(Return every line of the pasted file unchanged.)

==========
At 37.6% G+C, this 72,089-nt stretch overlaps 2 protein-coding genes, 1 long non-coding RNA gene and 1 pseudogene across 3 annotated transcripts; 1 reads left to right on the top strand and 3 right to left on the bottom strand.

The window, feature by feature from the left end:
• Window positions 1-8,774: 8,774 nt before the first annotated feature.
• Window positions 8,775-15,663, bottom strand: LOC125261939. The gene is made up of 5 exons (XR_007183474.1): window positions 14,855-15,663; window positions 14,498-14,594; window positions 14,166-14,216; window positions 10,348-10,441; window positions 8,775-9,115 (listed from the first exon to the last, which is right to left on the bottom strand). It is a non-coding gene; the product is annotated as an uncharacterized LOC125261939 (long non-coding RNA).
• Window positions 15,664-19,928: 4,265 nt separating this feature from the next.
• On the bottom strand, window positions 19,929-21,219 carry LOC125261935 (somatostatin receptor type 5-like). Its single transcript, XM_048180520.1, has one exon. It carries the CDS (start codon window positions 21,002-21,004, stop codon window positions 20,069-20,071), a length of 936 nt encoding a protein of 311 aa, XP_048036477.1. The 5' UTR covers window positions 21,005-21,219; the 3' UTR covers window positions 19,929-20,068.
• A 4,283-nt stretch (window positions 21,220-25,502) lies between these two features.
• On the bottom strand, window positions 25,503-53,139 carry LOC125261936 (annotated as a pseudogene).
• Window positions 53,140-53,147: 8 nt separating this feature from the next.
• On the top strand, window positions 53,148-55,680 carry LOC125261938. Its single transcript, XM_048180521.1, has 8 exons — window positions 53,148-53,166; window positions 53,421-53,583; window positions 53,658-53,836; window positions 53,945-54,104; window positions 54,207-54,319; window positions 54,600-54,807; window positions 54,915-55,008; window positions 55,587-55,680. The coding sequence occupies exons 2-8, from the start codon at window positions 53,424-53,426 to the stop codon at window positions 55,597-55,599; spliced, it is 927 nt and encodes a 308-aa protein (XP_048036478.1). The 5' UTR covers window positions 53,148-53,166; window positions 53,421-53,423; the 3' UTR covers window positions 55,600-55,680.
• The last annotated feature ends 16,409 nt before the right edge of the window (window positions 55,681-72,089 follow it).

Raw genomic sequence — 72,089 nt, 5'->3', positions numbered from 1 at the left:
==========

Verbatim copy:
At 37.6% G+C, this 72,089-nt stretch overlaps 2 protein-coding genes, 1 long non-coding RNA gene and 1 pseudogene across 3 annotated transcripts; 1 reads left to right on the top strand and 3 right to left on the bottom strand.

The window, feature by feature from the left end:
• Window positions 1-8,774: 8,774 nt before the first annotated feature.
• Window positions 8,775-15,663, bottom strand: LOC125261939. The gene is made up of 5 exons (XR_007183474.1): window positions 14,855-15,663; window positions 14,498-14,594; window positions 14,166-14,216; window positions 10,348-10,441; window positions 8,775-9,115 (listed from the first exon to the last, which is right to left on the bottom strand). It is a non-coding gene; the product is annotated as an uncharacterized LOC125261939 (long non-coding RNA).
• Window positions 15,664-19,928: 4,265 nt separating this feature from the next.
• On the bottom strand, window positions 19,929-21,219 carry LOC125261935 (somatostatin receptor type 5-like). Its single transcript, XM_048180520.1, has one exon. It carries the CDS (start codon window positions 21,002-21,004, stop codon window positions 20,069-20,071), a length of 936 nt encoding a protein of 311 aa, XP_048036477.1. The 5' UTR covers window positions 21,005-21,219; the 3' UTR covers window positions 19,929-20,068.
• A 4,283-nt stretch (window positions 21,220-25,502) lies between these two features.
• On the bottom strand, window positions 25,503-53,139 carry LOC125261936 (annotated as a pseudogene).
• Window positions 53,140-53,147: 8 nt separating this feature from the next.
• On the top strand, window positions 53,148-55,680 carry LOC125261938. Its single transcript, XM_048180521.1, has 8 exons — window positions 53,148-53,166; window positions 53,421-53,583; window positions 53,658-53,836; window positions 53,945-54,104; window positions 54,207-54,319; window positions 54,600-54,807; window positions 54,915-55,008; window positions 55,587-55,680. The coding sequence occupies exons 2-8, from the start codon at window positions 53,424-53,426 to the stop codon at window positions 55,597-55,599; spliced, it is 927 nt and encodes a 308-aa protein (XP_048036478.1). The 5' UTR covers window positions 53,148-53,166; window positions 53,421-53,423; the 3' UTR covers window positions 55,600-55,680.
• The last annotated feature ends 16,409 nt before the right edge of the window (window positions 55,681-72,089 follow it).

Raw genomic sequence — 72,089 nt, 5'->3', positions numbered from 1 at the left: